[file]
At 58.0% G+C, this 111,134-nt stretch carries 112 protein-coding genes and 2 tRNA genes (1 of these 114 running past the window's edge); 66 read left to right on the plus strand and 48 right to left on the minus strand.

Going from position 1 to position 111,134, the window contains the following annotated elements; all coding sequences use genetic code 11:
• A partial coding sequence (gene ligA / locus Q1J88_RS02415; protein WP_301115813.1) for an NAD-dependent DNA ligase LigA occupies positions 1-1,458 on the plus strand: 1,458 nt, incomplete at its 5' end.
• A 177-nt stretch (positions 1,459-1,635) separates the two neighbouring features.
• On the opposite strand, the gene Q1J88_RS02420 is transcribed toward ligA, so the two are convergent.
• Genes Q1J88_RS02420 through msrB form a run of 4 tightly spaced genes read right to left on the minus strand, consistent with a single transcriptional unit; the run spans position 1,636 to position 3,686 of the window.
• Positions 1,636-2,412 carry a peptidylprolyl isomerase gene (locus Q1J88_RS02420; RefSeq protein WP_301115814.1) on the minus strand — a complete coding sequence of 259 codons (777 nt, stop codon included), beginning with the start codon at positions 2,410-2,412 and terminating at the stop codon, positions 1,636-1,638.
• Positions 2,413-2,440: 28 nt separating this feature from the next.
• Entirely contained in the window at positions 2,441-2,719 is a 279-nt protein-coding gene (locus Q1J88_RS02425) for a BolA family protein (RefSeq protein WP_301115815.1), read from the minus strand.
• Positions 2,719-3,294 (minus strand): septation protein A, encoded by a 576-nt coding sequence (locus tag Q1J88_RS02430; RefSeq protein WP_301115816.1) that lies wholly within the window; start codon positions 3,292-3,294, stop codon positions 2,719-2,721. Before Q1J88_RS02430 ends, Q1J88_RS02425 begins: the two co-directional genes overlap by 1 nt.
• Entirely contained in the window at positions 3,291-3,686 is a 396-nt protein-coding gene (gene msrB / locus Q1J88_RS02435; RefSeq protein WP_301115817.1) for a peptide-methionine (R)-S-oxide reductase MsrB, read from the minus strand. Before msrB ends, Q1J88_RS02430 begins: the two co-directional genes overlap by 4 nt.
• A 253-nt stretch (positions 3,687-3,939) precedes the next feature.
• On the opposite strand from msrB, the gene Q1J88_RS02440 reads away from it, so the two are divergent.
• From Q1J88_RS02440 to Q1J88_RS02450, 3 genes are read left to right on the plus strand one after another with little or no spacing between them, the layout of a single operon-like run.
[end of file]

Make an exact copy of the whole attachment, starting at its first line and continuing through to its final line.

At 58.0% G+C, this 111,134-nt stretch carries 112 protein-coding genes and 2 tRNA genes (1 of these 114 running past the window's edge); 66 read left to right on the plus strand and 48 right to left on the minus strand.

Going from position 1 to position 111,134, the window contains the following annotated elements; all coding sequences use genetic code 11:
• A partial coding sequence (gene ligA / locus Q1J88_RS02415; protein WP_301115813.1) for an NAD-dependent DNA ligase LigA occupies positions 1-1,458 on the plus strand: 1,458 nt, incomplete at its 5' end.
• A 177-nt stretch (positions 1,459-1,635) separates the two neighbouring features.
• On the opposite strand, the gene Q1J88_RS02420 is transcribed toward ligA, so the two are convergent.
• Genes Q1J88_RS02420 through msrB form a run of 4 tightly spaced genes read right to left on the minus strand, consistent with a single transcriptional unit; the run spans position 1,636 to position 3,686 of the window.
• Positions 1,636-2,412 carry a peptidylprolyl isomerase gene (locus Q1J88_RS02420; RefSeq protein WP_301115814.1) on the minus strand — a complete coding sequence of 259 codons (777 nt, stop codon included), beginning with the start codon at positions 2,410-2,412 and terminating at the stop codon, positions 1,636-1,638.
• Positions 2,413-2,440: 28 nt separating this feature from the next.
• Entirely contained in the window at positions 2,441-2,719 is a 279-nt protein-coding gene (locus Q1J88_RS02425) for a BolA family protein (RefSeq protein WP_301115815.1), read from the minus strand.
• Positions 2,719-3,294 (minus strand): septation protein A, encoded by a 576-nt coding sequence (locus tag Q1J88_RS02430; RefSeq protein WP_301115816.1) that lies wholly within the window; start codon positions 3,292-3,294, stop codon positions 2,719-2,721. Before Q1J88_RS02430 ends, Q1J88_RS02425 begins: the two co-directional genes overlap by 1 nt.
• Entirely contained in the window at positions 3,291-3,686 is a 396-nt protein-coding gene (gene msrB / locus Q1J88_RS02435; RefSeq protein WP_301115817.1) for a peptide-methionine (R)-S-oxide reductase MsrB, read from the minus strand. Before msrB ends, Q1J88_RS02430 begins: the two co-directional genes overlap by 4 nt.
• A 253-nt stretch (positions 3,687-3,939) precedes the next feature.
• On the opposite strand from msrB, the gene Q1J88_RS02440 reads away from it, so the two are divergent.
• From Q1J88_RS02440 to Q1J88_RS02450, 3 genes are read left to right on the plus strand one after another with little or no spacing between them, the layout of a single operon-like run.